Researchers from Emory University (Atlanta, Georgia), the University of Alabama (Birmingham, Alabama), and Boston University (Boston, University) have found that omega-3 fatty acids contained in fish has “favourable effects on platelet aggregation, blood pressure, lipid profile, endothelial function, and ischemic stroke risk.” The team led by Dr. Fadi Nahab decided to look into the racial and geographical aspects of preparing and eating fish and its effects.
The researchers used the Reasons for Geographic and Racial Differences in Stroke (REGARDS) study – a national project that used 30,239 people over the age of 45 years in the United States. The participants were considered African Americans (blacks) or Caucasian Americans (whites). They filled in a questionnaire (Block98 Food Frequency Questionnaire (FFQ)).
The team writes based on American Heart Association guidelines, “Adequate intake of non-fried fish was defined as consumption of ≥2 servings per week.” 21,675 participants who finally answered he questionnaire showed that 23% of participants consumed two or more servings of non-fried fish each week.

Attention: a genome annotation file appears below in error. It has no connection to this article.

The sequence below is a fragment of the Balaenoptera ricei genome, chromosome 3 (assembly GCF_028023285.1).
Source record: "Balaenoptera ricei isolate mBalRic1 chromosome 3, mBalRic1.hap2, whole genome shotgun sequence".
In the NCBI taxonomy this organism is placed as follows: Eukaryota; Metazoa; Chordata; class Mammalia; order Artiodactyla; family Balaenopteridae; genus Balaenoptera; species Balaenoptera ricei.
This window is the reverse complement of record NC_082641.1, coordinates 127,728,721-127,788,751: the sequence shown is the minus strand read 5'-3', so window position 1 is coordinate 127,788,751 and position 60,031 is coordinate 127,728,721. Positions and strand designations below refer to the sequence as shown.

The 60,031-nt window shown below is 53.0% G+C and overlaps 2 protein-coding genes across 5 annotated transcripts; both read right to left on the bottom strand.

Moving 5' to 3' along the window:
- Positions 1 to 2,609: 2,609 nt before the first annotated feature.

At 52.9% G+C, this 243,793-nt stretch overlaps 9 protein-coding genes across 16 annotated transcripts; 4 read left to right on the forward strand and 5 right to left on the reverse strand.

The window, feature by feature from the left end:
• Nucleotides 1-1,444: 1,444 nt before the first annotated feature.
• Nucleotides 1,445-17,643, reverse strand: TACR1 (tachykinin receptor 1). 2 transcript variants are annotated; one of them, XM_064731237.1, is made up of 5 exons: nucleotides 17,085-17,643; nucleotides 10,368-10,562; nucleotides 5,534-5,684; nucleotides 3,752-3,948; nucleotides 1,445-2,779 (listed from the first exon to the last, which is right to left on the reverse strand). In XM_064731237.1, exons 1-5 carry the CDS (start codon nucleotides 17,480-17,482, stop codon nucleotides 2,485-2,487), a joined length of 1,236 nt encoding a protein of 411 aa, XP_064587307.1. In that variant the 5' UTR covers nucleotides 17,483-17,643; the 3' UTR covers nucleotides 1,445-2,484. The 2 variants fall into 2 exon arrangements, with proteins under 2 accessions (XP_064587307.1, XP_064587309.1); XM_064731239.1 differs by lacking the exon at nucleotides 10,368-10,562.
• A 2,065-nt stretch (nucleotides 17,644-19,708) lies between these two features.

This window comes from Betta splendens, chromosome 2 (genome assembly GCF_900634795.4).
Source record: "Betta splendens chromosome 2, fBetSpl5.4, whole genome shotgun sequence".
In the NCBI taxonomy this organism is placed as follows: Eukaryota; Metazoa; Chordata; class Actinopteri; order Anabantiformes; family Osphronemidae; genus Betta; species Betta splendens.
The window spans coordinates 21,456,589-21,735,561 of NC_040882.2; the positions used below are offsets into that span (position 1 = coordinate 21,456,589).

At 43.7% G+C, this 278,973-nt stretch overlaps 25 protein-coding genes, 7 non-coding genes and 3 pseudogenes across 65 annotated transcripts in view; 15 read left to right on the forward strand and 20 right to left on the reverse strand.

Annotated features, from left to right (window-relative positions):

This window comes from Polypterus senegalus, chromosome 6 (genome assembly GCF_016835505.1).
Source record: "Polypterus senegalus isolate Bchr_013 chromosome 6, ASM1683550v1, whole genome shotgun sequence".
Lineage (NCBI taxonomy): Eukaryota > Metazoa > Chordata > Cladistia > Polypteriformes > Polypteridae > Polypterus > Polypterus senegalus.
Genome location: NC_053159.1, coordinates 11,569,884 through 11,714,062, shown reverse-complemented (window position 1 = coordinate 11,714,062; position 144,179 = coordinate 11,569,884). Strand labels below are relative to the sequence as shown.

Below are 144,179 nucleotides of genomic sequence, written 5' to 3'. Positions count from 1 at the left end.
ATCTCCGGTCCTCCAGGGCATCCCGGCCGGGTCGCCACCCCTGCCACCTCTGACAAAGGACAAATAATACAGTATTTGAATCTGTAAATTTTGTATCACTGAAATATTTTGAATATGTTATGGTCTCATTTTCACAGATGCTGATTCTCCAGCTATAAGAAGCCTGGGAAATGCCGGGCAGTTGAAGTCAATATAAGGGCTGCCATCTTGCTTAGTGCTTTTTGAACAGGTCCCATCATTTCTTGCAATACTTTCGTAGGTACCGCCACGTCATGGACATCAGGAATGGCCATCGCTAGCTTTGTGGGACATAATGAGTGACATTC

The results showed that people who consumed inadequate amounts of non-fried fish were living in the Stroke Belt or living in the Stroke Buckle. People who ate two or more servings of fried fish included African Americans living in the Stroke Belt and African Americans living in the Stroke Buckle. The Stroke Belt is considered the south-eastern United States, where deaths from strokes are much higher than in the rest of the country. The Stroke Buckle is the three U.S. states of North Carolina, South Carolina, and Georgia, an area with an exceptionally high mortality rate of stroke. Blacks were 3.5 times more likely to fry their fish than were whites. And, the consumption of fried fish was 30% higher in the Stroke Belt than the rest of the country.
Authors conclude, “Differential consumption of fish may contribute to the racial and geographic disparities in stroke.”
The study is published in the journal Neurology. Dr Nahab said, “These differences in fish consumption may be one of the potential reasons for the racial and geographic differences in stroke incidence and mortality.”
By Dr Ananya Mandal, MD